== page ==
Your humble narrator has been doing some actual engineering lately, for the first time in years. Specifically, I’m writing an application for Google’s Android phones, the first models of which will be available in Canada next week.1 Why Android, you might wonder, instead of Apple’s wildly popular iPhone? Well, I have various motivations, and I may yet pen an iPhone version, but my main reason is very simple: most of the phones of the future will be Androids, not Apples.
Twenty-five years ago, Apple could have licensed its superior operating system to computer manufacturers, killed Microsoft, and conquered the world. Instead they insisted on building their own hardware, keeping their systems hermetically sealed, and maintaining high prices – and found themselves with a whopping 10% of a market they should have dominated. Today they are repeating exactly the same mistake. Android, like Windows, is an operating system, not hardware. Any manufacturer can build an Android phone, customized for any market; and in most of the world, those phones will ultimately supplant the iPhone, just as Windows defeated Macintosh. (more…)
To all those who doubted it was possible: I did it! I was offline for one whole week!
My Offline Activities:
I read the print version of The Wall Street Journal (I found it discarded in the street).
I stood under the 118 degree Fahrenheit daytime sun in Death Valley for two whole minutes before diving back into my idling Prius.
I cleansed my clothes of filth in the machines of the Hollywood Madam, Heidi Fleiss, at Dirty Laundry in Pahrump, Nevada.
I must confess that near the beginning of the week I fell off the wagon and went online in a Westwood Cafe. After a guilty couple minutes I looked up and sitting across from me eating panini and sipping Orangina was Laurence Fishburne. (more…)
Google wants the intervals between television channel frequencies—called “White Space” —and I want them to have it. They’re no geniuses for figuring out how useful it could be. Carol Anne Freeling did it first in 1982. But while the Freelings had an appreciation for innovative use of white space, Google and Microsoft’s experiments are pissing off television broadcasters and others who use it because they fear interruption of service to their customers.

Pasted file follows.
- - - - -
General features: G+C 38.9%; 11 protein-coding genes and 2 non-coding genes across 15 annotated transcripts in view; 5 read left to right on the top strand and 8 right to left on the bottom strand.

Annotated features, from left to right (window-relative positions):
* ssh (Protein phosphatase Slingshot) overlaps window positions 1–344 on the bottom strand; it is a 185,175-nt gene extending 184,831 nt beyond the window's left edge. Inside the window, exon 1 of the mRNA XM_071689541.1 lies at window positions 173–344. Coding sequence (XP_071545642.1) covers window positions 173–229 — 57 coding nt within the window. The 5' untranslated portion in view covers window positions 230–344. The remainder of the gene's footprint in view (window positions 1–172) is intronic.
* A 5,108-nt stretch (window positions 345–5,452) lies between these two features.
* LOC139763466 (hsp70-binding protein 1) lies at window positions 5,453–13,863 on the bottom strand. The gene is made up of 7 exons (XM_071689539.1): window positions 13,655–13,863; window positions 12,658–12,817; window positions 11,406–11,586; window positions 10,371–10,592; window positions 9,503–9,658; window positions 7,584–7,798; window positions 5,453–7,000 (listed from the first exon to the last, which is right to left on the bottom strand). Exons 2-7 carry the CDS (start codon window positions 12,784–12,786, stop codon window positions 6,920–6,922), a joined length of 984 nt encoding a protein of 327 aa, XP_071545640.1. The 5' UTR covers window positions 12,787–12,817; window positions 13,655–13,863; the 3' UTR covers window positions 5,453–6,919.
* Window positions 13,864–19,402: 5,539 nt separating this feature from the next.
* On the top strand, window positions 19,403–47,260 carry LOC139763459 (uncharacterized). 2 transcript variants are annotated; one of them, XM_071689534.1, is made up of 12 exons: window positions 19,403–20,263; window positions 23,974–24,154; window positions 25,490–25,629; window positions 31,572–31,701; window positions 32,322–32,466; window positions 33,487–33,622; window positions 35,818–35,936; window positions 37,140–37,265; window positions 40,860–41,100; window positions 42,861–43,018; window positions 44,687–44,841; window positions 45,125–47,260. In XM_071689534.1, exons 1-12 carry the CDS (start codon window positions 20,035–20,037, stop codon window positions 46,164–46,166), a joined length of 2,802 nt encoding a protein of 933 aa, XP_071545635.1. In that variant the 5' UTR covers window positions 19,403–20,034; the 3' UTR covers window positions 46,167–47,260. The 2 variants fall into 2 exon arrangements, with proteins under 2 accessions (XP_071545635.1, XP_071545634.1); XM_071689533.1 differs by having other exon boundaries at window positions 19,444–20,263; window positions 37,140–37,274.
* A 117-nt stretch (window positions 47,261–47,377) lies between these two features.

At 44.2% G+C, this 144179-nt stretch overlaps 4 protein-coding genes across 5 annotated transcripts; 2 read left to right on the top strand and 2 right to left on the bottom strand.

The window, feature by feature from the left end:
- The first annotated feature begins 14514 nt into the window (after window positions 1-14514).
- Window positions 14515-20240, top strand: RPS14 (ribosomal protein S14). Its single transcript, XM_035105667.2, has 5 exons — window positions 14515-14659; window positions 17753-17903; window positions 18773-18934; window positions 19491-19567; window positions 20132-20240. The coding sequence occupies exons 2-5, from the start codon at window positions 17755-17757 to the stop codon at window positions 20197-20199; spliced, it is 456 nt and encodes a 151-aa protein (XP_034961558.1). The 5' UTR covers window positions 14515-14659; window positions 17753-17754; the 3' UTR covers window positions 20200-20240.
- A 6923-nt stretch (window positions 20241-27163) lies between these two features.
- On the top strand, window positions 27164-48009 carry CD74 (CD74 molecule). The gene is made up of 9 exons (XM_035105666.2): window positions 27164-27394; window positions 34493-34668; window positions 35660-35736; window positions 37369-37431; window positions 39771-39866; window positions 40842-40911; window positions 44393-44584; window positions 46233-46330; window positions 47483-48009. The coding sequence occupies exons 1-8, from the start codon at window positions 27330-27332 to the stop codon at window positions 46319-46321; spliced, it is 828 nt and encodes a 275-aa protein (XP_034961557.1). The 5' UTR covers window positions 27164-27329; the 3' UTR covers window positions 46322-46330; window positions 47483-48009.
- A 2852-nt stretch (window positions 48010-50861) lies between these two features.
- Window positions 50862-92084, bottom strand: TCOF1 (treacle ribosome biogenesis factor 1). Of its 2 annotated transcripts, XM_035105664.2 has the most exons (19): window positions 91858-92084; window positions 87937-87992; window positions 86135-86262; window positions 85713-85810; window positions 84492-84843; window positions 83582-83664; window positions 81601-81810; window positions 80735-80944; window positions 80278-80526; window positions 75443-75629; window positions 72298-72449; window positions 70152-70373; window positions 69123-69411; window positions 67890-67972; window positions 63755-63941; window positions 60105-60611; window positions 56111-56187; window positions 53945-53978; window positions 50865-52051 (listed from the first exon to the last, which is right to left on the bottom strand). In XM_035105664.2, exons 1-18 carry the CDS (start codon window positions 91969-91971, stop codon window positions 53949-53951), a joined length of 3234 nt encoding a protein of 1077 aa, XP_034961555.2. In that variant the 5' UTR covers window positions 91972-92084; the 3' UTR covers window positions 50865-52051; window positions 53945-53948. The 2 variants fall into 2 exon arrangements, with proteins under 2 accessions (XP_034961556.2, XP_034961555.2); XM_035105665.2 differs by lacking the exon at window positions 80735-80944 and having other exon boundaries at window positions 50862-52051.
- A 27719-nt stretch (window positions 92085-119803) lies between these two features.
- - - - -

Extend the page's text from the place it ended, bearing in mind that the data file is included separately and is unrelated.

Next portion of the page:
Now, I hold no truck with empty people who rely only on television for entertainment. Anyone worth their pop cultural mettle has the The View on in the background while Twittering and reading Techcrunch and listening to Howard Stern. If my neighbour’s iPhone jams up against Whoopi and Joy rolling their eyes at the Bush-lobotomized Survivor chick, I’ve got planned serendipity and dropping loads to cover me. (more…)
KEMBLE, ONTARIO—We all go home. It is a return that can be couched in obligation, satiation, relaxation and a myriad of divergent emotions. But it is also done because of familiarity. We go back because it is a physical and emotional gesture that has worn a groove into our minds so vast it is impossible not to fall into it. It is impossible to erase the groove but with motivation and years of effort it can be flattened out and made more avoidable. It’s like sucking your thumb. Even though I quit twenty years ago to avoid social castigation, when I try it now it feels normal. Like home.
Historically, our home on the Internet has been a homepage. From 1996 until 2005 my homepage was a site called lynx mindex. I used it because it was an aggregation of categorized search boxes giving me instant access to every form of search. From dictionary to versiontracker and travelocity to boingboing. Eventually Google supplanted the entire directory because it outperformed niche searches. But I kept using my old homepage until it went offline—because of the groove in my mind it had worn. (more…)
CHARLESTON, SOUTH CAROLINA—Charleston has a past filled with indigo, rice and slavery. But all that material history evaporates like a mist in the shadow of the pirate mythology that Charleston profits from today.
They even have pirate animatronics! Sadly, no animatronic slave auctioneers.
The pirate star here is Blackbeard. His power is partly historical documents but mostly myth which has had a resurgence of late, thanks to Captain Jack Sparrow (who also happens to be, according to her, Mary-Kate Olsen’s main fashion inspiration). Most pirates were, in reality, venereally diseased festering toothless and drunken rejects from the colonies. But the mythology of pirates is an orchestra of nostalgic romance that has made Johnny Depp and Disney millions upon millions of gold pieces. (more…)